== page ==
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63% govt schools in Maharashtra have no drinking water: CRY survey

Catch Team | Updated on: 24 January 2018, 19:42 IST
For representation only (Sajjad Hussain/AFP)

At a time when the Maharashtra government has declared that it planned to shut down 1300 government schools in the state due to low enrollment, a survey conducted by Child Rights and You (CRY) in collaboration with Bal Hakk Abhiyan found that the majority of state run schools lacked basic facilities and infrastructure.

For instance, one of the major revelations to have come out of the survey was that 63% schools were violating the Right to Education (RTE) Act norms that requires filtered drinking water to be available for students in all schools.

The RTE act defines availability of filtered water as potable water to be made available in all schools.

Mamta Sen of CRY said, “Of the surveyed schools, only one in eight had electric filters while the remaining did not have any provision for clean drinking water. Sixty-three per cent surveyed schools did not have any type of water filter. Only 13 per cent had electrical water filters. This is the case in the whole of Maharashtra. It is shocking.”

The report stated, “Non-availability of safe drinking water has led to health issues and absenteeism among the children. The government should take up provision of filtered water in schools as the highest priority.”

CRY conducted the survey in 122 schools in eight districts of Maharashtra. Around 11,300 students were surveyed in 122 schools in Pune, Ahmednagar, Gadchiroli Parbhani, Aurangabad, Latur, Beed and Mumbai.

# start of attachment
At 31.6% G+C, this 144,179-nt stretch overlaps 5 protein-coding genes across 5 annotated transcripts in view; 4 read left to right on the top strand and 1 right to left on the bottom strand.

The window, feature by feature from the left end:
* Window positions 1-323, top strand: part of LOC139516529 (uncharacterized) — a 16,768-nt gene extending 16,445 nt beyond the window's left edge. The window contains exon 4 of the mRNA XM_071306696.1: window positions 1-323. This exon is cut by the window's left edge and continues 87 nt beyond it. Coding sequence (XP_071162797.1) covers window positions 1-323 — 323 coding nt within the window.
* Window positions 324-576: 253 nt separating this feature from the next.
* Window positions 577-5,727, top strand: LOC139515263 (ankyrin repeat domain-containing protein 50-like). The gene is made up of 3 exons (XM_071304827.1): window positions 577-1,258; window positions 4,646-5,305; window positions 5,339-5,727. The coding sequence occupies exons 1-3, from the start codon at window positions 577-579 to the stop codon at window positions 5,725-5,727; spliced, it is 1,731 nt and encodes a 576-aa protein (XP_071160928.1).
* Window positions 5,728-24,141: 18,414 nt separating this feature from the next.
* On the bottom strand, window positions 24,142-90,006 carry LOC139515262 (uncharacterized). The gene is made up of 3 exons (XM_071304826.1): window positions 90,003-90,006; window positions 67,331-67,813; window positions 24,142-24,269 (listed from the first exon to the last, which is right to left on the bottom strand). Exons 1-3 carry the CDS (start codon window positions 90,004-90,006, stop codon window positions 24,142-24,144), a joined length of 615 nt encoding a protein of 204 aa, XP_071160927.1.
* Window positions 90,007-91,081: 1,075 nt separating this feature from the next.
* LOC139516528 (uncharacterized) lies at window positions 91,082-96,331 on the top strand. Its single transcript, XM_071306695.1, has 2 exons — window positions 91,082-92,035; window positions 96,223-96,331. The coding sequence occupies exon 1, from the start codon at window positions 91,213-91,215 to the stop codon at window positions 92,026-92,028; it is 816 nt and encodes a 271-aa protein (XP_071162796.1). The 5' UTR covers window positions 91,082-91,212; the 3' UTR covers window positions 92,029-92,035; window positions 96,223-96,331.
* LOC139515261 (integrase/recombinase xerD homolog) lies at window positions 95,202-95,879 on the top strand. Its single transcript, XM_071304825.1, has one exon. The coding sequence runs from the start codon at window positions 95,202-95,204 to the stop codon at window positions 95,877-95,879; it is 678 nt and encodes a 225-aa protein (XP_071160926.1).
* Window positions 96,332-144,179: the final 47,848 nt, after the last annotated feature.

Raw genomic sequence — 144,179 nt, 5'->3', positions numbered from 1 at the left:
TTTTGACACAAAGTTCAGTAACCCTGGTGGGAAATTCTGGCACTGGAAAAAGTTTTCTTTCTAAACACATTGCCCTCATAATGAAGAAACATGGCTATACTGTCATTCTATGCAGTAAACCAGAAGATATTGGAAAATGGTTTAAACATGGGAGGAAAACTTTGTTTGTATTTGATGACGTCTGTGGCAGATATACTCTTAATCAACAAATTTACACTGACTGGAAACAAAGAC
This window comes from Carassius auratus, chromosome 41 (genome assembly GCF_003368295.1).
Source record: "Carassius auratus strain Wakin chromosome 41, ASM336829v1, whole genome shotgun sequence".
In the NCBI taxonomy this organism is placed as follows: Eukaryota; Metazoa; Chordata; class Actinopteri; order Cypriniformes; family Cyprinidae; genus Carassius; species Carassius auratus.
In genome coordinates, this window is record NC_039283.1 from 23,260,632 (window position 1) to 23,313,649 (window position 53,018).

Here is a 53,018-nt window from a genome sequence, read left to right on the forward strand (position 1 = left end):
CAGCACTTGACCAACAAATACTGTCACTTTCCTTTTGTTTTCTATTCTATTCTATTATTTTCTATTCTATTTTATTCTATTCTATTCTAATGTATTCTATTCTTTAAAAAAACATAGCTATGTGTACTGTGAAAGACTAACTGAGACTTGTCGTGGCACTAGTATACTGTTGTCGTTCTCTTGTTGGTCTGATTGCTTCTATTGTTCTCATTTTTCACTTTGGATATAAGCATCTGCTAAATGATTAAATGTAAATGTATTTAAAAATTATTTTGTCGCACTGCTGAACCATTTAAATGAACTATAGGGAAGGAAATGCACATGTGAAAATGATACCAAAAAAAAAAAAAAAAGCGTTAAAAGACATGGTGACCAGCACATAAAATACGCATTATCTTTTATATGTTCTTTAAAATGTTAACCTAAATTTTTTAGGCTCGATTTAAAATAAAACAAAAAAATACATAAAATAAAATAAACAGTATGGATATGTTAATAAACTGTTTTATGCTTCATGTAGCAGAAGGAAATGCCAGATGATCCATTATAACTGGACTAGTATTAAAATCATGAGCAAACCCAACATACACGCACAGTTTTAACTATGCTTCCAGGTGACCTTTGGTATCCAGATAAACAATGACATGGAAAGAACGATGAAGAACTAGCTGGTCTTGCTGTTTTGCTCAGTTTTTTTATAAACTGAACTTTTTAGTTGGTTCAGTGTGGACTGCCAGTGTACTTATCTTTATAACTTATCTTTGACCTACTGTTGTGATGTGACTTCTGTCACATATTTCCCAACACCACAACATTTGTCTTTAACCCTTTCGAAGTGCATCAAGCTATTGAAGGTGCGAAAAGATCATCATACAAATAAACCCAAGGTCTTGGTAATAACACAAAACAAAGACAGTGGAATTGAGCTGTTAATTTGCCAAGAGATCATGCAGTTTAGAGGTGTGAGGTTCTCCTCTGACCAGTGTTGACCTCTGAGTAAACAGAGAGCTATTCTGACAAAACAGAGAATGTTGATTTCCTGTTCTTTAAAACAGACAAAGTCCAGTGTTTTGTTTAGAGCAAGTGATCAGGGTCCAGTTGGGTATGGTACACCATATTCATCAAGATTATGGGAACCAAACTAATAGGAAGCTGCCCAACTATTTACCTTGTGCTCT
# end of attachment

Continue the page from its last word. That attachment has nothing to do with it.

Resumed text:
The survey was conducted to check the compliance of government schools with the Right to Education (RTE) Act.

CRY conducted the survey in 122 schools in eight districts of Maharashtra. Around 11,300 students were surveyed in 122 schools in Pune, Ahmednagar, Gadchiroli Parbhani, Aurangabad, Latur, Beed and Mumbai.

Some of the other revelations say that 57% of the schools did not have a principal or head of school. It also found that in 69% of the schools, students and teachers themselves were responsible for cleaning the toilets and maintaining overall cleanliness since the schools did not have support staff for cleaning and maintenance.

The survey also indicated that 13% of schools did not have proper buildings and 37% did not have compound walls.

The survey was conducted on 10 indicators: school buildings, availability of teaching staff, training of teachers, availability of library, status of toilet facilities, availability of drinking water, availability of a separate kitchen shed, availability of a playground, any instance of admission denied to student and functioning of school management committee.

A member of the Bal Hakk Abhiyan said, “Education Minister Vinod Tawde had promised that he would ensure compliance of these 10 indicators, but that hasn’t happened. Hence, the quality of schools has not improved. Now the government plans to shut down some schools citing quality. It is a cycle,”

CRY has demanded that vacant posts of headmasters/headmistresses need to be filled immediately.  The report said that the survey helped in understanding the degree of compliance with the RTE Act at the grassroots level. “Similar surveys should be conducted by the government for the improvement of the quality of our schools.”

First published: 24 January 2018, 19:42 IST
 
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